The Japan Times
November 2, 2000

Spread-winged bird dug up at Shijo Ruins

KASHIHARA, Nara Pref. (Kyodo] A wooden carving of a bird with spread wings has been found in the ruins of what is believed to be the moat of a burial mound dating back to the first half of the sixth century, local researchers said.

The artifact was found near the excavation site of a burial mound marked Shijo 9 at the Shijo Ruins in the city of Kashihara. The mound, measuring 30 meters in diameter, was part of a 210-sq.-meter site the Nara Prefectural Archaeological Institute is studying prior to the construction of a road.

According to the institute, it is the first time a bird with spread wings, which the ancients apparently believed carried the spirits of the dead, has been discovered at a burial mound.

Researchers said they found a total of nine wooden carvings of various objects, including cone-shaped hats, in the ruins of a ditch roughly 4 meters in width on the south side of the mound. All the carvings were made of Japanese parasol fir.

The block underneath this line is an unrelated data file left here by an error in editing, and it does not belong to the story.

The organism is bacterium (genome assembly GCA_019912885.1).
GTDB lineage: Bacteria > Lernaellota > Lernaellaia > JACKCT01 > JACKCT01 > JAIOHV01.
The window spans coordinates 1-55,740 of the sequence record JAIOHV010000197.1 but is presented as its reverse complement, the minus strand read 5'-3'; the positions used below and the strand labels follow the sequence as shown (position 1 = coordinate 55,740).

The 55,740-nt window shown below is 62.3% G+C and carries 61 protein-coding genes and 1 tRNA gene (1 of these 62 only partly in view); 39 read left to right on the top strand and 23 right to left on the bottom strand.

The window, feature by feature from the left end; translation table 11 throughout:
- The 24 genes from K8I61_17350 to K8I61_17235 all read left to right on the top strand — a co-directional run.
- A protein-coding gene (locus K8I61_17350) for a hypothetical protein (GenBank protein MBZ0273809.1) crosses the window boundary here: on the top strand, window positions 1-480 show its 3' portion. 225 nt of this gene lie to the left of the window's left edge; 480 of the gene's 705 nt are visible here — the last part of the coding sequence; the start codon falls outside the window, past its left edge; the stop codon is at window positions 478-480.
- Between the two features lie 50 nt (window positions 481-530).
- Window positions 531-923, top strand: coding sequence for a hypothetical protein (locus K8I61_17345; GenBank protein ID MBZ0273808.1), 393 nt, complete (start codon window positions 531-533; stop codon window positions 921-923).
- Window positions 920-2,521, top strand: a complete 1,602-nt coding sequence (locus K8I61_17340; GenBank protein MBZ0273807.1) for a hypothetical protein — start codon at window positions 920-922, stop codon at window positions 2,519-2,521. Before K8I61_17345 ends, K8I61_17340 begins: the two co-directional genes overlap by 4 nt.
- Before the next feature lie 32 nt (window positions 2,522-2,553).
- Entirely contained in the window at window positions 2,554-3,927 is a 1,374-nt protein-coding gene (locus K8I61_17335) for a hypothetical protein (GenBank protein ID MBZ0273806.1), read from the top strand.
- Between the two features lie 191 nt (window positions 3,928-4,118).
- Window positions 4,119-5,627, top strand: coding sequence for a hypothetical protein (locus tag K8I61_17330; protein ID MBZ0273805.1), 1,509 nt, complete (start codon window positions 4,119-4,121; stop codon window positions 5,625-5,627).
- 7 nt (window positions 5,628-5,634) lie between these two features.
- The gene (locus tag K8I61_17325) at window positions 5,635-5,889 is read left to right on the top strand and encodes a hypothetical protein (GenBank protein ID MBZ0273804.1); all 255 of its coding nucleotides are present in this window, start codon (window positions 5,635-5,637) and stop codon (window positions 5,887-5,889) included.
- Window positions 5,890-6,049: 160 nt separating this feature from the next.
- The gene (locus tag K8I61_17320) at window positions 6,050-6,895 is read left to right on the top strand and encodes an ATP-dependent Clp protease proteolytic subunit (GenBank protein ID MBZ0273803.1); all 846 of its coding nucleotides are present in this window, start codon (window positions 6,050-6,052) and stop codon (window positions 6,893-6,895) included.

The bird is about 90 cm long and has a wingspan of about 1 meter. It was made in two pieces, with the wings slotting into the body.

Archaeologists believe the bird was among several placed on stakes and pitched around the mound in the vicinity of the moat. They said the discovery is important in understanding the burial ceremonies of the time.

The items will be displayed at the institute on Friday from 10 a.m. to 4:30 p.m.

OSAKA - A researcher on Tuesday crouches above a wooden carving in the shape of a bird recently unearthed at the Shijo Ruins in Kashihara, Nara Prefecture. The carving is believed to have been made in the first half of the sixth century.